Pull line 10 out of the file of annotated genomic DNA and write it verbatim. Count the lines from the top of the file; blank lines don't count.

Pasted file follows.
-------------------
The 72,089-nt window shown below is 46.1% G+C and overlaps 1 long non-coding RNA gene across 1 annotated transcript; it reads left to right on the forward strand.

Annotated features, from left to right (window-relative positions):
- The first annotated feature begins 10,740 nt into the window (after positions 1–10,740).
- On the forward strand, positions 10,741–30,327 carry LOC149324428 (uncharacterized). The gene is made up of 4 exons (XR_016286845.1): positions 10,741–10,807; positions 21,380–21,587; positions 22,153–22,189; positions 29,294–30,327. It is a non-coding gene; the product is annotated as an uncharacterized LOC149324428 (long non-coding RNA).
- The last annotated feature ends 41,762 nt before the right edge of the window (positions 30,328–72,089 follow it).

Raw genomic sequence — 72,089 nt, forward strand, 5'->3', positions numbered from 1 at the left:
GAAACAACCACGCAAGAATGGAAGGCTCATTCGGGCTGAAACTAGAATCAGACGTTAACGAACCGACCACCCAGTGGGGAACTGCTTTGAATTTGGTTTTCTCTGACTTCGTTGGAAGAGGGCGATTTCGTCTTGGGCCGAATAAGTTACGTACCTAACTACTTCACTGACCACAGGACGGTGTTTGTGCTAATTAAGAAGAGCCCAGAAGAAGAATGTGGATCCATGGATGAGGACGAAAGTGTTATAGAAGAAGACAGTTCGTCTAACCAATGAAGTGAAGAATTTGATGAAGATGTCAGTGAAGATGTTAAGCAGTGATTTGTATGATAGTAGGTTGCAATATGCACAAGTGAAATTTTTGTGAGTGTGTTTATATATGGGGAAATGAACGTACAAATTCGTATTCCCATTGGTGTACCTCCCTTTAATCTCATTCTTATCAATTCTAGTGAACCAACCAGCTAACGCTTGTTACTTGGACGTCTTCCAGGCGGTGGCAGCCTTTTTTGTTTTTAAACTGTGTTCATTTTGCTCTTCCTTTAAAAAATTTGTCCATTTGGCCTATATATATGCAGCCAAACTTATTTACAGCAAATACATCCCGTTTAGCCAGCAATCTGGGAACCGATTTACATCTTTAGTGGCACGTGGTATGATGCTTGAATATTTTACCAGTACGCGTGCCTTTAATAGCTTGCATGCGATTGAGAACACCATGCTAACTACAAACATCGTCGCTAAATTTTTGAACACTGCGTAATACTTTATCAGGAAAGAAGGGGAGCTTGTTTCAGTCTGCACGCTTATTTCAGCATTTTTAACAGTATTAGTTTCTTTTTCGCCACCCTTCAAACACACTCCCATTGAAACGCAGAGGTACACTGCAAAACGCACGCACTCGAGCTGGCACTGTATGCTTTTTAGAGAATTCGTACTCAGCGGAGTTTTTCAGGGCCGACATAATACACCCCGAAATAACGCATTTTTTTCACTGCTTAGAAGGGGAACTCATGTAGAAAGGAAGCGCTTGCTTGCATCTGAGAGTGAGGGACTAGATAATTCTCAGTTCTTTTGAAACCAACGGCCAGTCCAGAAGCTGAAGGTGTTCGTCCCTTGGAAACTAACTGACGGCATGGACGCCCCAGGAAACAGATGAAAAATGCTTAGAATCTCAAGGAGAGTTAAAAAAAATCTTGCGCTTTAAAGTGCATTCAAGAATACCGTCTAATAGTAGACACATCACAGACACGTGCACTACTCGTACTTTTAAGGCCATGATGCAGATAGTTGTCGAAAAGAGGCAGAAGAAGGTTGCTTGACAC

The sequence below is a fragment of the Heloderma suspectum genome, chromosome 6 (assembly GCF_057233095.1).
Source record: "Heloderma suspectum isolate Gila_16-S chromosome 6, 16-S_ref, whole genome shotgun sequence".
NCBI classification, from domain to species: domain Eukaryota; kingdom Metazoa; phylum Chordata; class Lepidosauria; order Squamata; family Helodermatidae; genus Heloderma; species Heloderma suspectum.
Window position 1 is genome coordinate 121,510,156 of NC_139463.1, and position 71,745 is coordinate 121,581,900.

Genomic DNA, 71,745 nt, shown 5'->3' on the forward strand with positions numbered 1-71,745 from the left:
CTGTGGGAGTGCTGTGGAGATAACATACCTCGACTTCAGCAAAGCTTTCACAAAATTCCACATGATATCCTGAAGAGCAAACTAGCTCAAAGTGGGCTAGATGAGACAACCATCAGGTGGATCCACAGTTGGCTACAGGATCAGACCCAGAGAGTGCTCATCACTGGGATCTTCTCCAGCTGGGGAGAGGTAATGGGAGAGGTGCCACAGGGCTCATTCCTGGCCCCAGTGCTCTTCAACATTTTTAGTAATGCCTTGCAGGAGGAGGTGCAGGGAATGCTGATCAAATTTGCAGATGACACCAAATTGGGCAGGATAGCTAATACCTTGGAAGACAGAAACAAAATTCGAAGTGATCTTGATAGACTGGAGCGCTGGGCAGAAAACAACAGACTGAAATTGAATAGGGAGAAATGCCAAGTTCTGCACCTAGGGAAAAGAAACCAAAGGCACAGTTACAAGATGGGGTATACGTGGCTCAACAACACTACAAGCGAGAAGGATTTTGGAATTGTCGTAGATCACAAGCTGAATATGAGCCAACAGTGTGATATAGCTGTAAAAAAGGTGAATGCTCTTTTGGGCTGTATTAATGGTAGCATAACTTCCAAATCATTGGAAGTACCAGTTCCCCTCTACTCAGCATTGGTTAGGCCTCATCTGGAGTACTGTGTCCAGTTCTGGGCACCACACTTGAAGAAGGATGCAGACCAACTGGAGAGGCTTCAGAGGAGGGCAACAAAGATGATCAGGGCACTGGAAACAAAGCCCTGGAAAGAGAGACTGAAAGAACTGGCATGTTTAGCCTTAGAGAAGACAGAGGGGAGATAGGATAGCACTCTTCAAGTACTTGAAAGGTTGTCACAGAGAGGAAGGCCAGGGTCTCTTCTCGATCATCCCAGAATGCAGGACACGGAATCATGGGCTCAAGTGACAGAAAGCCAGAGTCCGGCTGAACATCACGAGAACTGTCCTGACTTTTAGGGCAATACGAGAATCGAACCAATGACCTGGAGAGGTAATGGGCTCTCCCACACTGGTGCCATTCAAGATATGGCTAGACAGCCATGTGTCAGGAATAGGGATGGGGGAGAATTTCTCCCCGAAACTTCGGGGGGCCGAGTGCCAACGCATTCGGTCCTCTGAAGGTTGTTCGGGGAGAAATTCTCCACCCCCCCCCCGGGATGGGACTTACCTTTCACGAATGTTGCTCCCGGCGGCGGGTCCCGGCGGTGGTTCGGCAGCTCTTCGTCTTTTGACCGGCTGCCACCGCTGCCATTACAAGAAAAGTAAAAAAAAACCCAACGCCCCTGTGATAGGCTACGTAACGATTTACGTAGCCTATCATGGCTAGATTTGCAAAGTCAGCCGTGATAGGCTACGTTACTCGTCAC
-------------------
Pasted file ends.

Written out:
NCBI classification, from domain to species: domain Eukaryota; kingdom Metazoa; phylum Chordata; class Lepidosauria; order Squamata; family Helodermatidae; genus Heloderma; species Heloderma suspectum.